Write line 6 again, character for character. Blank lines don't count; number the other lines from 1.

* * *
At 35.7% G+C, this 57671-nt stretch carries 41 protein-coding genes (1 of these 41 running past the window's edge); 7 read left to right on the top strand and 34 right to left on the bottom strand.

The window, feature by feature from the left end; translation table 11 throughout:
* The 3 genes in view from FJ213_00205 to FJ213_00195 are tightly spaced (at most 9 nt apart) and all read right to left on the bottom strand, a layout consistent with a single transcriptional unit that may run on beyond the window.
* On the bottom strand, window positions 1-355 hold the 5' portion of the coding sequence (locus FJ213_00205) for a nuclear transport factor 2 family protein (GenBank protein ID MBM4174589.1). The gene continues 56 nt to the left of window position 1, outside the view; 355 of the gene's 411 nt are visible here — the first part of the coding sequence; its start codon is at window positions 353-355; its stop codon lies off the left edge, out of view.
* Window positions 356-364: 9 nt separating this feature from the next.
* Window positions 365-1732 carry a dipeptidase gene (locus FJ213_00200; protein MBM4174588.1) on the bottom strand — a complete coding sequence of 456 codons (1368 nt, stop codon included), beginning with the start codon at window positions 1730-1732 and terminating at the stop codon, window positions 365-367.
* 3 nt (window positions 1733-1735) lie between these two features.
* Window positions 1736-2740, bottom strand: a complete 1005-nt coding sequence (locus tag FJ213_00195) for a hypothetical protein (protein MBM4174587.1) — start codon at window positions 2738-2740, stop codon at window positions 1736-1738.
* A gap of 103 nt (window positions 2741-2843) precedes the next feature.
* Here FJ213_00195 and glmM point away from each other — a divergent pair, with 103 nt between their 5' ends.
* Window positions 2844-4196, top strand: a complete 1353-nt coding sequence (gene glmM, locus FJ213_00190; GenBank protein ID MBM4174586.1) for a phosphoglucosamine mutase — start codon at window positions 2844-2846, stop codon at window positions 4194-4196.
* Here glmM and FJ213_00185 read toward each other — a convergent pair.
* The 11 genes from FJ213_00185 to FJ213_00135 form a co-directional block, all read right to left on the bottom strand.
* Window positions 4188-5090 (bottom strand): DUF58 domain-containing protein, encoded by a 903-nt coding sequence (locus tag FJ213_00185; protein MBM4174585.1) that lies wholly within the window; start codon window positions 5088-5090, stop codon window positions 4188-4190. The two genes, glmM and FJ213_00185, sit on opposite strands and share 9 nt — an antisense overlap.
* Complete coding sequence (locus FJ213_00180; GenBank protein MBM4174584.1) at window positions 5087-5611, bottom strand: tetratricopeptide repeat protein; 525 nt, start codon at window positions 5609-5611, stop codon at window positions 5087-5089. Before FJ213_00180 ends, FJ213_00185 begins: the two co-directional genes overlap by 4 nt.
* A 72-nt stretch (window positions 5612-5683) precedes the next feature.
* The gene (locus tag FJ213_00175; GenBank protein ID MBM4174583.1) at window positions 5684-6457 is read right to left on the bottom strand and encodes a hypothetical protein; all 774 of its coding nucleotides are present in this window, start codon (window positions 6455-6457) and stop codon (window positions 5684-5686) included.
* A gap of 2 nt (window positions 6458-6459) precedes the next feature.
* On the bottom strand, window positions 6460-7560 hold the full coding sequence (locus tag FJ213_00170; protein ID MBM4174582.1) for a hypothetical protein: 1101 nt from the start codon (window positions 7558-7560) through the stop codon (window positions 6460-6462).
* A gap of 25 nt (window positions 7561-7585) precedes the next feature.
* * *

* Window positions 365-1732 carry a dipeptidase gene (locus FJ213_00200; protein MBM4174588.1) on the bottom strand — a complete coding sequence of 456 codons (1368 nt, stop codon included), beginning with the start codon at window positions 1730-1732 and terminating at the stop codon, window positions 365-367.